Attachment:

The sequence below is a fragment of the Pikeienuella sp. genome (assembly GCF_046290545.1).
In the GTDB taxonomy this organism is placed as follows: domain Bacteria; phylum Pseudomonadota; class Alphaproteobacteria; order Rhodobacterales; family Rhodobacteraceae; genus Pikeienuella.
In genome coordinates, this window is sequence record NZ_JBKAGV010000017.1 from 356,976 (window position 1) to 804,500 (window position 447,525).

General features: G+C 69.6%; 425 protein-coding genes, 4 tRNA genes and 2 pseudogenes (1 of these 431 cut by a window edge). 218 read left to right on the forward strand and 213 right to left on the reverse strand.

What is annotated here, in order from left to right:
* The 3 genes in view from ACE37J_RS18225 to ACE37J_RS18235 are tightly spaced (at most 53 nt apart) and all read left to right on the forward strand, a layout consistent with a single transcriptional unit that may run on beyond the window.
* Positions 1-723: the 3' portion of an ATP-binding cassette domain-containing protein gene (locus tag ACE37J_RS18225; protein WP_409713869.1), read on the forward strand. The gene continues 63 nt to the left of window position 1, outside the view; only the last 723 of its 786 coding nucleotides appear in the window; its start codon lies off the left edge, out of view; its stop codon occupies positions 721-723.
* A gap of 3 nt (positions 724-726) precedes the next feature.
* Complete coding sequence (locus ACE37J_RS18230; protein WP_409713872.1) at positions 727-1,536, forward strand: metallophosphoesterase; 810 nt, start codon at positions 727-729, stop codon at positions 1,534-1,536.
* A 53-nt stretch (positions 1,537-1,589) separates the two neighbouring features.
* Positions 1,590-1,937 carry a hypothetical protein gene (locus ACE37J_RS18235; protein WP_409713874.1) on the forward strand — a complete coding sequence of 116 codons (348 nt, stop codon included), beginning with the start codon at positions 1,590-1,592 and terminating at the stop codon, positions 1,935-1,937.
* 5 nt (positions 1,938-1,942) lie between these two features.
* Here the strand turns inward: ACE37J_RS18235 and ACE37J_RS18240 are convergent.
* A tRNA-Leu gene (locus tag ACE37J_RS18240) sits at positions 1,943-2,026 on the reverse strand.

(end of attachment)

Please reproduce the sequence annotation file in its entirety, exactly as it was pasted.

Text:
The sequence below is a fragment of the Pikeienuella sp. genome (assembly GCF_046290545.1).
In the GTDB taxonomy this organism is placed as follows: domain Bacteria; phylum Pseudomonadota; class Alphaproteobacteria; order Rhodobacterales; family Rhodobacteraceae; genus Pikeienuella.
In genome coordinates, this window is sequence record NZ_JBKAGV010000017.1 from 356,976 (window position 1) to 804,500 (window position 447,525).

General features: G+C 69.6%; 425 protein-coding genes, 4 tRNA genes and 2 pseudogenes (1 of these 431 cut by a window edge). 218 read left to right on the forward strand and 213 right to left on the reverse strand.

What is annotated here, in order from left to right:
* The 3 genes in view from ACE37J_RS18225 to ACE37J_RS18235 are tightly spaced (at most 53 nt apart) and all read left to right on the forward strand, a layout consistent with a single transcriptional unit that may run on beyond the window.
* Positions 1-723: the 3' portion of an ATP-binding cassette domain-containing protein gene (locus tag ACE37J_RS18225; protein WP_409713869.1), read on the forward strand. The gene continues 63 nt to the left of window position 1, outside the view; only the last 723 of its 786 coding nucleotides appear in the window; its start codon lies off the left edge, out of view; its stop codon occupies positions 721-723.
* A gap of 3 nt (positions 724-726) precedes the next feature.
* Complete coding sequence (locus ACE37J_RS18230; protein WP_409713872.1) at positions 727-1,536, forward strand: metallophosphoesterase; 810 nt, start codon at positions 727-729, stop codon at positions 1,534-1,536.
* A 53-nt stretch (positions 1,537-1,589) separates the two neighbouring features.
* Positions 1,590-1,937 carry a hypothetical protein gene (locus ACE37J_RS18235; protein WP_409713874.1) on the forward strand — a complete coding sequence of 116 codons (348 nt, stop codon included), beginning with the start codon at positions 1,590-1,592 and terminating at the stop codon, positions 1,935-1,937.
* 5 nt (positions 1,938-1,942) lie between these two features.
* Here the strand turns inward: ACE37J_RS18235 and ACE37J_RS18240 are convergent.
* A tRNA-Leu gene (locus tag ACE37J_RS18240) sits at positions 1,943-2,026 on the reverse strand.